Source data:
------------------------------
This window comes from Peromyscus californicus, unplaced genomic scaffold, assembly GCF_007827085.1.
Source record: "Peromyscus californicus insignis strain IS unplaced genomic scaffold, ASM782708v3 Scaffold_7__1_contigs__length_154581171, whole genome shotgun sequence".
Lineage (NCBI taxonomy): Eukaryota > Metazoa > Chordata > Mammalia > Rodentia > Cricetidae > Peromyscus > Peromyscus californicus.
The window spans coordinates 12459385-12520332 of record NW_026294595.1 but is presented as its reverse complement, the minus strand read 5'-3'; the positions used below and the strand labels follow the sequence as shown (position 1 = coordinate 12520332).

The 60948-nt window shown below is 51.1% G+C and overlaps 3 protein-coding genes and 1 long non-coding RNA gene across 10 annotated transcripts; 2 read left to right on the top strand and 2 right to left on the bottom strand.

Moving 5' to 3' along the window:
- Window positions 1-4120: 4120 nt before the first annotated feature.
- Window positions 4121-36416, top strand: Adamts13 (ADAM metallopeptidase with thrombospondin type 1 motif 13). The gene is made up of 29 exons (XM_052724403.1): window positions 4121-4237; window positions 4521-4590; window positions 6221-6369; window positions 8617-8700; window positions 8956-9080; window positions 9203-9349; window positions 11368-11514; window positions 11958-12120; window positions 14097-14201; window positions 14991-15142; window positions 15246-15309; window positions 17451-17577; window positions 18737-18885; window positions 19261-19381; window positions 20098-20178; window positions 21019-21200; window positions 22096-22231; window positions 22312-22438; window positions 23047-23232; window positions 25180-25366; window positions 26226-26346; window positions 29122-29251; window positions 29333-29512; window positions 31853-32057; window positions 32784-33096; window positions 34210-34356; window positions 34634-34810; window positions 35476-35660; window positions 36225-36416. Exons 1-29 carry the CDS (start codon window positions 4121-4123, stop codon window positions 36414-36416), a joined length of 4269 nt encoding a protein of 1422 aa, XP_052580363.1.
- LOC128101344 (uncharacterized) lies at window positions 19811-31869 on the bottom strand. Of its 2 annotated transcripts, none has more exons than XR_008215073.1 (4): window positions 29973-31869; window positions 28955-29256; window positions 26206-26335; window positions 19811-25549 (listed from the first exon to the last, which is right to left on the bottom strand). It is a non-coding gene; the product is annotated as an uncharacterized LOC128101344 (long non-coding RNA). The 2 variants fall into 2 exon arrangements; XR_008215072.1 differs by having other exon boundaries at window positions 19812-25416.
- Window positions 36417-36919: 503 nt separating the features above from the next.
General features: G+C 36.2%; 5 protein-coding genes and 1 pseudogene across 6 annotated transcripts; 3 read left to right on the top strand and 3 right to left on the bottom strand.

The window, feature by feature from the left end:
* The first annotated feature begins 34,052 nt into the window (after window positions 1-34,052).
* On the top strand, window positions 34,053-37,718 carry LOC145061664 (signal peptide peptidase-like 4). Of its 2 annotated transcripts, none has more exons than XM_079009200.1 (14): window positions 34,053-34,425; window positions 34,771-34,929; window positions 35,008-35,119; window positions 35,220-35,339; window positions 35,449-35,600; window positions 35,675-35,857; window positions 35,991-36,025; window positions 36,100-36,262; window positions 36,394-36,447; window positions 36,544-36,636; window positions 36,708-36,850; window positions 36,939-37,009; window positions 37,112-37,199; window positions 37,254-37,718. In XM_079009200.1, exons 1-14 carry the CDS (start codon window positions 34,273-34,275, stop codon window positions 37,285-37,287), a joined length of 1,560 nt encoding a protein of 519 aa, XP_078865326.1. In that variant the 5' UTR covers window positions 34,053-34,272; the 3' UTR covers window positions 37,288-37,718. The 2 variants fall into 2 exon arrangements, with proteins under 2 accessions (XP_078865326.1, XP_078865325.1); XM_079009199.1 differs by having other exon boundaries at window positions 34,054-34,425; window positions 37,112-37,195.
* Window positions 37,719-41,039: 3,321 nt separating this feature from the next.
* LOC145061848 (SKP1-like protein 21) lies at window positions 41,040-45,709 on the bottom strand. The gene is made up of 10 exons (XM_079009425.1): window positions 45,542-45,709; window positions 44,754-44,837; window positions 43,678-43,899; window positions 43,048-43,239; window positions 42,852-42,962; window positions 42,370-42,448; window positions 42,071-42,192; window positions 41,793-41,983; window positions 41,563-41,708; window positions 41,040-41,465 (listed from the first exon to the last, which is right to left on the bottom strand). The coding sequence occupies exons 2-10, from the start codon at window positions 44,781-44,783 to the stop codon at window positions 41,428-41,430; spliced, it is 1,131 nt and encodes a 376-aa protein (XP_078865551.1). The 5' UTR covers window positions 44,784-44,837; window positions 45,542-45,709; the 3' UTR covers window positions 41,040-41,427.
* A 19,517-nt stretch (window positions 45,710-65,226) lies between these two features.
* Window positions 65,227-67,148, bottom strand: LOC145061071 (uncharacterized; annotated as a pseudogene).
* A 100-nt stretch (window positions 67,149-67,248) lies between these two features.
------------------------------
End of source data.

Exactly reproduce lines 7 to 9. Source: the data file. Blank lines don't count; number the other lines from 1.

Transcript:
- Window positions 1-4120: 4120 nt before the first annotated feature.
- Window positions 4121-36416, top strand: Adamts13 (ADAM metallopeptidase with thrombospondin type 1 motif 13). The gene is made up of 29 exons (XM_052724403.1): window positions 4121-4237; window positions 4521-4590; window positions 6221-6369; window positions 8617-8700; window positions 8956-9080; window positions 9203-9349; window positions 11368-11514; window positions 11958-12120; window positions 14097-14201; window positions 14991-15142; window positions 15246-15309; window positions 17451-17577; window positions 18737-18885; window positions 19261-19381; window positions 20098-20178; window positions 21019-21200; window positions 22096-22231; window positions 22312-22438; window positions 23047-23232; window positions 25180-25366; window positions 26226-26346; window positions 29122-29251; window positions 29333-29512; window positions 31853-32057; window positions 32784-33096; window positions 34210-34356; window positions 34634-34810; window positions 35476-35660; window positions 36225-36416. Exons 1-29 carry the CDS (start codon window positions 4121-4123, stop codon window positions 36414-36416), a joined length of 4269 nt encoding a protein of 1422 aa, XP_052580363.1.
- LOC128101344 (uncharacterized) lies at window positions 19811-31869 on the bottom strand. Of its 2 annotated transcripts, none has more exons than XR_008215073.1 (4): window positions 29973-31869; window positions 28955-29256; window positions 26206-26335; window positions 19811-25549 (listed from the first exon to the last, which is right to left on the bottom strand). It is a non-coding gene; the product is annotated as an uncharacterized LOC128101344 (long non-coding RNA). The 2 variants fall into 2 exon arrangements; XR_008215072.1 differs by having other exon boundaries at window positions 19812-25416.